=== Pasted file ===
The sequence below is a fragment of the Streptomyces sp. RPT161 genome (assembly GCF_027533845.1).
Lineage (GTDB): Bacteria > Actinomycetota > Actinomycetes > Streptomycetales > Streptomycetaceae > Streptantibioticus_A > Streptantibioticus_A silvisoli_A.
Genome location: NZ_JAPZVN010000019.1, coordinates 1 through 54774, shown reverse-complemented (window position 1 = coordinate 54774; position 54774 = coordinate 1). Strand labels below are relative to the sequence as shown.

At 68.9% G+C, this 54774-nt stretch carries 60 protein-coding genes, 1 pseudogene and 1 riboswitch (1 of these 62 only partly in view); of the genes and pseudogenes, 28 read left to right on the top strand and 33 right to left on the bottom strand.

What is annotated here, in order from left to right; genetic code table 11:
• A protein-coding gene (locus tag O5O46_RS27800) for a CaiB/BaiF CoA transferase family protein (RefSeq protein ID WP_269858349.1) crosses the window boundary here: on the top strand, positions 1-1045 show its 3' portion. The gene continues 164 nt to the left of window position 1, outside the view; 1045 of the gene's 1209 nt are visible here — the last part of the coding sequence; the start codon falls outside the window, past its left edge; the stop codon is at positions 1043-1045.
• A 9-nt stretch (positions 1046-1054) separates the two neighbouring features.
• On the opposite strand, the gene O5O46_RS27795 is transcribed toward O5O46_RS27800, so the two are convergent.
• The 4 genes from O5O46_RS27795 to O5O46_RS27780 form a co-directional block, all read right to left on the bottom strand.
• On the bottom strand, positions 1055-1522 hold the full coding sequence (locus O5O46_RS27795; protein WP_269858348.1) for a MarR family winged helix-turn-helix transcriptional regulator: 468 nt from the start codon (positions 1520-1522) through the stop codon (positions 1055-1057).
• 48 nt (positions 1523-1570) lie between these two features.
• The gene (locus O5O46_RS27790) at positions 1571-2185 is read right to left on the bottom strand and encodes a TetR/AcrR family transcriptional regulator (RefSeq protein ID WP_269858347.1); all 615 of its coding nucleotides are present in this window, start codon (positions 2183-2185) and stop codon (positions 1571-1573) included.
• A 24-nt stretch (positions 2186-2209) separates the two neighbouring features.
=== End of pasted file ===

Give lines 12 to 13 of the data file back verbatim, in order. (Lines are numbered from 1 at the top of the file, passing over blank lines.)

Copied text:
• The gene (locus O5O46_RS27790) at positions 1571-2185 is read right to left on the bottom strand and encodes a TetR/AcrR family transcriptional regulator (RefSeq protein ID WP_269858347.1); all 615 of its coding nucleotides are present in this window, start codon (positions 2183-2185) and stop codon (positions 1571-1573) included.
• A 24-nt stretch (positions 2186-2209) separates the two neighbouring features.